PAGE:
OFF CENTRE – Letter to the older ones – Page 1
I en no young yam.
But it wasn’t old age that caused the inapt sequence.
Instead of writing to the youth last week, I should have written to you first. After all, the tendencies of the young can often be traced back to you older ones.
Now, following the draft document on the National Youth Policy, which defines the youth as those between 15 and 29, I am using the term “older ones” to mean those over 29.
So if you are 30 or over, my letter is to you – and it is even longer.
First, lemme tell you this: if you were shouting “Preach it, brother” and “Tell them, man” when you were peeking at last week’s letter (’cause it wasn’t to you), you better understand that I am calling on you to stop leading the youth down the paths mentioned in that letter. By your behaviour and your talk you have done it over and over.
Some older people can’t wait to hand some unprepared young person a “baton” (a car, a position, prominence, property, the keys to the kingdom, it seems sometimes).
Others have been focusing the young more on entitlements than on responsibilities.
Many of you 30-plus people have been spouting off without the requisite knowledge, and on the radio tiring out people like Tony Marshall, who dares to ask you to back up your statements, only to find out that the only backup you had was “Ahhm . . . errrr” or a popular sentiment or a quarter-digested idea or some huff and puff.
In workplaces you have, not infrequently, responded in perverse ways to the wonderful opportunity to be involved in decision-making, letting loose the dragon of resistance (or worse) when the way chosen is not your way.
Be a good example to the young, nuh. So many older misleaders of the young: curse birds, objectifiers of women, irresponsible fathers, pee-ers ’longside de road, misandrists, blackguardish women, thwarters of discipline, gossips; you who indiscriminately burn stuff, keep unneighbourly noise, litter. I would bet that it don’ be mostly under-30s who do those things.
And it isn’t usually the under-30s blocking the road with vehicles to have a conversation and then dowsing people in cuss when they dare to blow their horns.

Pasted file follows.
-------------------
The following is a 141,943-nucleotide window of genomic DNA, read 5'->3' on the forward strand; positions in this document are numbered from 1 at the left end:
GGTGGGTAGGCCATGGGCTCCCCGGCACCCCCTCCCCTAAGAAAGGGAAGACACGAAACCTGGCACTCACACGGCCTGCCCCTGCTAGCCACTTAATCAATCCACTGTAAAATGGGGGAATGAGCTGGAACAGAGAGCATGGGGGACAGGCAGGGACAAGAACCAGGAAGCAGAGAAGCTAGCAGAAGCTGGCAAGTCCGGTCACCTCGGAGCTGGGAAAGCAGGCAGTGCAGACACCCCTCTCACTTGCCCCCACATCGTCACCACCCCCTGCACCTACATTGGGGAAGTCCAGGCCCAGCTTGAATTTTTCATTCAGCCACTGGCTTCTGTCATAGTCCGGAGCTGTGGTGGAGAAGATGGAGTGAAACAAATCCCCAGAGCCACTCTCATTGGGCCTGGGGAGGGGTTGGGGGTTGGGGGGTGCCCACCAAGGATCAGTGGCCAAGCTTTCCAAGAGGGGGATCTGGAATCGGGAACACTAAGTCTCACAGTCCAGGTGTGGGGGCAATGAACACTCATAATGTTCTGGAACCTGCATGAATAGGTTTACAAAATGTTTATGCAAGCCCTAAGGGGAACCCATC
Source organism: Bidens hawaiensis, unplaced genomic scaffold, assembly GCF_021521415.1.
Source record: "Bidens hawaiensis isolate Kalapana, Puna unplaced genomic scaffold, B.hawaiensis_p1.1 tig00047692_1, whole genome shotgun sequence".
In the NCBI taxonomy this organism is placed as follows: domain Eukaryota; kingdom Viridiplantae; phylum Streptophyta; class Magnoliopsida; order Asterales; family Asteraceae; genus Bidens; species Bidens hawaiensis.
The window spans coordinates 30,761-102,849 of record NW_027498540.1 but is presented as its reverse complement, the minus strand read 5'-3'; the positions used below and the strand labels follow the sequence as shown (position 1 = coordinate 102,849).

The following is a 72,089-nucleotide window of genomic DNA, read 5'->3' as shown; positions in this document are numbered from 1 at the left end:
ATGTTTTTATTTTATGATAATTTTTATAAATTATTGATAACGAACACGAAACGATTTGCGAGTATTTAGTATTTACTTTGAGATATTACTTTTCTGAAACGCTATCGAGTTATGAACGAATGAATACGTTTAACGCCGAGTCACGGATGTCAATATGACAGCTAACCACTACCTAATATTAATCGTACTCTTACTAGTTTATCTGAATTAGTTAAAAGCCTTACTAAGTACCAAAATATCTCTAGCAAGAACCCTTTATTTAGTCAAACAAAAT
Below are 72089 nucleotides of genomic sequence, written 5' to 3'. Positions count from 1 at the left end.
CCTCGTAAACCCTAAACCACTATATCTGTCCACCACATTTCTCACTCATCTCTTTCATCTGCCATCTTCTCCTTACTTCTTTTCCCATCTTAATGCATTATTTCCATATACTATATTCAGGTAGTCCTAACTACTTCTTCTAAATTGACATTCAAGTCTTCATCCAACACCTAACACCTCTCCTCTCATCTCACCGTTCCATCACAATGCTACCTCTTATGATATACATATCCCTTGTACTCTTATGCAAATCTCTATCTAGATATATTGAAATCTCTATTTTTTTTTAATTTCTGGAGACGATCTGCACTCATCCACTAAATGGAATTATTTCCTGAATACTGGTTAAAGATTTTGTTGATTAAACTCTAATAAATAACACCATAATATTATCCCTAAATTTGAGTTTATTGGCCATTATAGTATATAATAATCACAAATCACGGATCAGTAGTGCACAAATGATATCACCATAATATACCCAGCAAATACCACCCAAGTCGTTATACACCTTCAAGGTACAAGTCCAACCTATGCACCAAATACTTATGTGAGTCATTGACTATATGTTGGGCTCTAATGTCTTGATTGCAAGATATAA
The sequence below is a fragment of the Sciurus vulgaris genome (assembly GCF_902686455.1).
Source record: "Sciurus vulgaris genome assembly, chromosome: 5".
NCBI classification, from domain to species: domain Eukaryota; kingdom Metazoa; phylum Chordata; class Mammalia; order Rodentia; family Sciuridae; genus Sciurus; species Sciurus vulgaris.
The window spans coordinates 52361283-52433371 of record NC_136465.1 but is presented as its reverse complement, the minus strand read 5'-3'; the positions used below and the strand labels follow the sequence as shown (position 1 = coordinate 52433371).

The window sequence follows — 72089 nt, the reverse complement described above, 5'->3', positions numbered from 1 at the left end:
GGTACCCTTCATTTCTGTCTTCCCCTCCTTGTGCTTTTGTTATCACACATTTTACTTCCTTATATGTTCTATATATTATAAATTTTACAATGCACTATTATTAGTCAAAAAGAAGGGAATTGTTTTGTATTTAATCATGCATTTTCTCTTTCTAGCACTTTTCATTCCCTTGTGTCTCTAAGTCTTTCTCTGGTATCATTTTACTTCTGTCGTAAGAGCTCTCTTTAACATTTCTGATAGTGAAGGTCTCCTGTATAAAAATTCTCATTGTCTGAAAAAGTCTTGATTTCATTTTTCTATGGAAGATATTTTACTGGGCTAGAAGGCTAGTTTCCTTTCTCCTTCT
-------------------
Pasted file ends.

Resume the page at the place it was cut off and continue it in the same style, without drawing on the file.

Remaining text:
It wasn’t no under-30 that left his car blocking people from getting out of a certain supermarket de other day and then when people rightfully expressed concern come out shouting: “Wunna cahn tell me nuttin. I en no hand to mout’ person, I got seven apartments.”
He got age, he got apartments, but he will never have enough money to buy common decency or class. It makes yuh think that dey should be a law that would cause him to be given a bull pistle lash for every 20 years of his age.
(Not that it would take that many to straighten him out. You ever hear the one about the man who get one lash with a bull pistle and jump into the Careenage and shout out: “Throw some water in here, pleeeeeaaaaase.”)
You know, they say you can’t bend a tree when it is old – and that is mostly true. A lot of trees have been hard-wired, so to speak, to be more and more unbendable as they grow older. But why is it that many older people behave like trees? There are critical differences: a human being is a thinking, learning, self-controlled entity – unlike a tree.
So I part ways with those who say you can’t expect older people to change. Truth is, we should expect older people to change. You have been exposed to more (more experience, more knowledge, more nuances of life), have had more time to practise – so it is not to your credit that you are seen as intractable.
Why should older people be more grumpy, more impatient, more inconsiderate, more uncivil, less understanding, less self-restrained, less open-minded, less virtuous? It doesn’t make any sense.
There are many areas in which the older ones should expect higher standards of themselves than of the young, except where the faculties have been severely compromised by advancing age. Unfortunately, they – the faculties, that is – are often forced into early retirement by their owners.
Change – that nemesis of the leisurely human spirit – is still an option. You may be old, but you en cold.
Sherwyn Walters is a writer who became a teacher, a song analyst, a broadcaster and an editor. Email: firstname.lastname@example.org.